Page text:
American couple Janet and Mike move to England for his business. She soon becomes paranoid that he is having an affair with his attractive secretary, and decides to get back at him by pretending she herself has been unfaithful.
Jane Osgood runs a lobster business, which supports her two young children. Railroad staff inattention ruins her shipment, so with her lawyer George, Jane sues Harry Foster Malone, director of the line and the "meanest man in the world".
In New York, the interior decorator Jan Morrow and the wolf composer Brad Allen share a party line, but Brad keeps it busy most of the time flirting with his girlfriends. They do not know each other but Jan hates Brads since she needs the telephone for her business and can not use it. Coincidently Jan's wealthy client Jonathan Forbes that woos her is the best friend of Brad and he comments with him that he feels an unrequited love for Jan, who is a gorgeous woman. When Brad meets Jan by chance in a restaurant, he poses as a naive tourist from Texas named Rex Stetson and seduces her. But Jonathan hires a private eye to find who Rex Stetson is.Written by
Claudio Carvalho, Rio de Janeiro, Brazil
At the diner, after Jonathan (Tony Randall) slaps Jan (Doris Day), a truck driver (John Indrisano) punches him in the jaw. In an interview, Randall said that he and Indrisano practised the punch many times and Indrisano assured him that he would not be hit. During the take, Indrisano misjudged and Randall was actually struck and knocked unconscious. See more »
Jonathan drives Jan back to New York in a black car with a hard-top, but when they arrive at the diner it is black with a white vinyl roof. See more »
[Tony has taken Jan to a nightclub; he's drunk while she hasn't even touched her glass. Sitting at the table next to them is the other end of Jan's party line, Brad, who she's never met]
Come on, come on, drink up. You're still on your first one.
Tony, your mother is going to be terribly worried about you. Now, what do you say I *pour* you into a cab and send you home?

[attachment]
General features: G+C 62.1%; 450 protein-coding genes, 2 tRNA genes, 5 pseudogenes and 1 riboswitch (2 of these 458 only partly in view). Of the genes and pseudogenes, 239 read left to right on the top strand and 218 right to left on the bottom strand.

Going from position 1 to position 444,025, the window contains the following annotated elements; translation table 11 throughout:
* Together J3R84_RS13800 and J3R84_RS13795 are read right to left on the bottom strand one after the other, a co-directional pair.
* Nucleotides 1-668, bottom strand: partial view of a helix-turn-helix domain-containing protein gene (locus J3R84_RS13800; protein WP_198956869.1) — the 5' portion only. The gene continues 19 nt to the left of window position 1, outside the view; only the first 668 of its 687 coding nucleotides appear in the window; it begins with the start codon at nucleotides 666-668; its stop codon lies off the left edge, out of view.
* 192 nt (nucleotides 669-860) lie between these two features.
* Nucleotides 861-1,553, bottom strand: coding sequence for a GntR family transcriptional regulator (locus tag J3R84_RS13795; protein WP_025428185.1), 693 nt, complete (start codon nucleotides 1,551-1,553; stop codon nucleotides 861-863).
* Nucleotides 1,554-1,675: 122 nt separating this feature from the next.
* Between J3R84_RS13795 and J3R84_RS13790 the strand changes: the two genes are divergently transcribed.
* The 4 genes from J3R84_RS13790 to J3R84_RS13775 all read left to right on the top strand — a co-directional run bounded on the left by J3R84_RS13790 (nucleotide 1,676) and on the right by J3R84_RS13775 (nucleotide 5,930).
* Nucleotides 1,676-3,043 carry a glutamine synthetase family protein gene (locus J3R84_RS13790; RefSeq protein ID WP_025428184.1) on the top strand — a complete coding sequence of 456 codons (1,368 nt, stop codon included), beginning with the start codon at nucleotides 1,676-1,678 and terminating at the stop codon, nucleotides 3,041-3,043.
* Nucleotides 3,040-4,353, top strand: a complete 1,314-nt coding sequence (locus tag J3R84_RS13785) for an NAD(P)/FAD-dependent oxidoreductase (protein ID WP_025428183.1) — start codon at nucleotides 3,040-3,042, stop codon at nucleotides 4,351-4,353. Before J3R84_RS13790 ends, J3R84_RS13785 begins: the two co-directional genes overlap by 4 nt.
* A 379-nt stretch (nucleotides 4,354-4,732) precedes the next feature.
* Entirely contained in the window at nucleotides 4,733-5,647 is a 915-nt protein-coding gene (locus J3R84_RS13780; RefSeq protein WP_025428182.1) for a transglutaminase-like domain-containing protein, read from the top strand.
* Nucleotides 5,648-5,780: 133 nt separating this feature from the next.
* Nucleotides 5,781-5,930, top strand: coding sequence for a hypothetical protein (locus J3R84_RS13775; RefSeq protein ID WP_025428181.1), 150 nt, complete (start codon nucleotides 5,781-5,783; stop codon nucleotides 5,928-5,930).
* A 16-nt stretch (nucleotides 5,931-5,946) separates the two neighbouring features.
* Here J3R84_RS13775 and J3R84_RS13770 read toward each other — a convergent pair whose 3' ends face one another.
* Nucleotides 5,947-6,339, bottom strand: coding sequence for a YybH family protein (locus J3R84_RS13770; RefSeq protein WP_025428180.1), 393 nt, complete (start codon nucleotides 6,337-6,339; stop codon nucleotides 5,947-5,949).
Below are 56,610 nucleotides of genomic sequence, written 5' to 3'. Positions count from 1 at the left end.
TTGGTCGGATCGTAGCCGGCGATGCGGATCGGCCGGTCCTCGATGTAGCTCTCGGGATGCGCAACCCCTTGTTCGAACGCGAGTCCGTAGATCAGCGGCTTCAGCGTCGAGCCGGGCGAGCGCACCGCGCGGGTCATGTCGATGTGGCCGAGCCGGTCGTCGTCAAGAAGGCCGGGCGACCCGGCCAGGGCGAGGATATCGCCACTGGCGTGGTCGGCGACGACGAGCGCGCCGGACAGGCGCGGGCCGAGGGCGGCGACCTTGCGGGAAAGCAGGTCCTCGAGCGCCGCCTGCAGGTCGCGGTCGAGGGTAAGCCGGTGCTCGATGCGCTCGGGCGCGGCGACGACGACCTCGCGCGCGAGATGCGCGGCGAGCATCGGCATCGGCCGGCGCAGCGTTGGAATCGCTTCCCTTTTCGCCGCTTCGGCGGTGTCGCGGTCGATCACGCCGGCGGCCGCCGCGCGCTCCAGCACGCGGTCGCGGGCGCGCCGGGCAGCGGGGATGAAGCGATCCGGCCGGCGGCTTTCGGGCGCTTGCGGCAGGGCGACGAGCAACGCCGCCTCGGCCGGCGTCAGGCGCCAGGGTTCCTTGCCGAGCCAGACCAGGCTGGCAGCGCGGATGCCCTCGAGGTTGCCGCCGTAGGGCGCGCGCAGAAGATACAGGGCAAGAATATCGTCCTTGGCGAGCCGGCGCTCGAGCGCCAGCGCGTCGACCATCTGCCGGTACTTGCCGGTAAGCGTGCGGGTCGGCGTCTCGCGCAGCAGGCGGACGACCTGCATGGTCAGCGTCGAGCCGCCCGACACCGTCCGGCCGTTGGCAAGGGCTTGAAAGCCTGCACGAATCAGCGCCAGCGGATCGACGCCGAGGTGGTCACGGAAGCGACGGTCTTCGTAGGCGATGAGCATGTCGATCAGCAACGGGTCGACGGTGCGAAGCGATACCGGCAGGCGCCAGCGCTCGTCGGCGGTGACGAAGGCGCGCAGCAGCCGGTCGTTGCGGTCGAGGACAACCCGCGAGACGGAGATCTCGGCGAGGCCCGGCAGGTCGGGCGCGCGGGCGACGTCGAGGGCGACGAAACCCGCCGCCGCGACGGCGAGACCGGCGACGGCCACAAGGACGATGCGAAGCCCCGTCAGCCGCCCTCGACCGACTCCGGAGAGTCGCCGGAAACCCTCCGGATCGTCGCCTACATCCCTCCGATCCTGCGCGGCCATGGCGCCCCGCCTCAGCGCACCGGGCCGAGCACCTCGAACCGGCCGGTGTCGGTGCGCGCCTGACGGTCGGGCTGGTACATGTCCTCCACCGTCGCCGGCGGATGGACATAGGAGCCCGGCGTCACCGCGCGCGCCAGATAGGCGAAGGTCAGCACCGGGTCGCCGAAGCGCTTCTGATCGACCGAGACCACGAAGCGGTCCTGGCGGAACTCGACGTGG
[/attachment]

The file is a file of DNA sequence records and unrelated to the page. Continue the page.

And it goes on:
You know something? You are being very uncooperative.
[rolls her eyes]
Ah, come on, Jan!
[...] See more »
As Doris Day sings 'Pillow Talk' over the closing credits, the film finishes with 'the end' on two horizontal pillows' followed by 'not quite' 'not quite' 'not quite' 'not quite' stacked vertically on four pillows. See more »
Internal designer Jan Morrow moves into a shared apartment block to find that the lack of phone lines means she has to share a phone with a man in another apartment. However that man, Brad Allen, spends so much time talking to other girls that Jan can't get a call in. However through a common acquaintance the two meet but Brad covers his accent and woos her with her never suspecting his true identity.
The story won an Oscar! How! The contrived and unlikely plot is just one of many unlikely set ups that romantic comedies use to get people to fall in and out of love before sorting everything out in a big happy hug of an ending. The plot here is OK (but an Oscar?!) and is slightly better than average in it's scenario. It's quite predictable and unlikely but as long as it's fizzy and enjoyable then it shouldn't matter.
The delivery is quite enjoyable and is fizzy without being hilarious. The jokes are never more than amusing but still add enough fizz to the mix to the film. The chemistry between Hudson and Day is at an early stage in their career together and doesn't always come together although it may be the fact that she spends the majority of the film disliking him. Hudson however is actually pretty good throughout and delivers a lot of really good jokes and asides. I'm not a big fan of him as I've always seen him as just a matinee hunk but the material suits him here. The two leads are OK but the support cast are wasted for the most part. Tony Randall is capable of much more than the bitter friend role given to him here, and only occasionally does he get a chance to look good. A bigger waste is Ritter as Alma. She has delivered a similar character in other films to good effect (most famously Rear Window) but here she barely has any screen time to work her world weary, drunken wonder.
Overall this is a Saturday afternoon matinee at best. The predictable plotting and unlikely set up would be terrible if it didn't have fizz and some nice humour. If you're in an undemanding mood then this would suit you well for a wet Saturday indoors.
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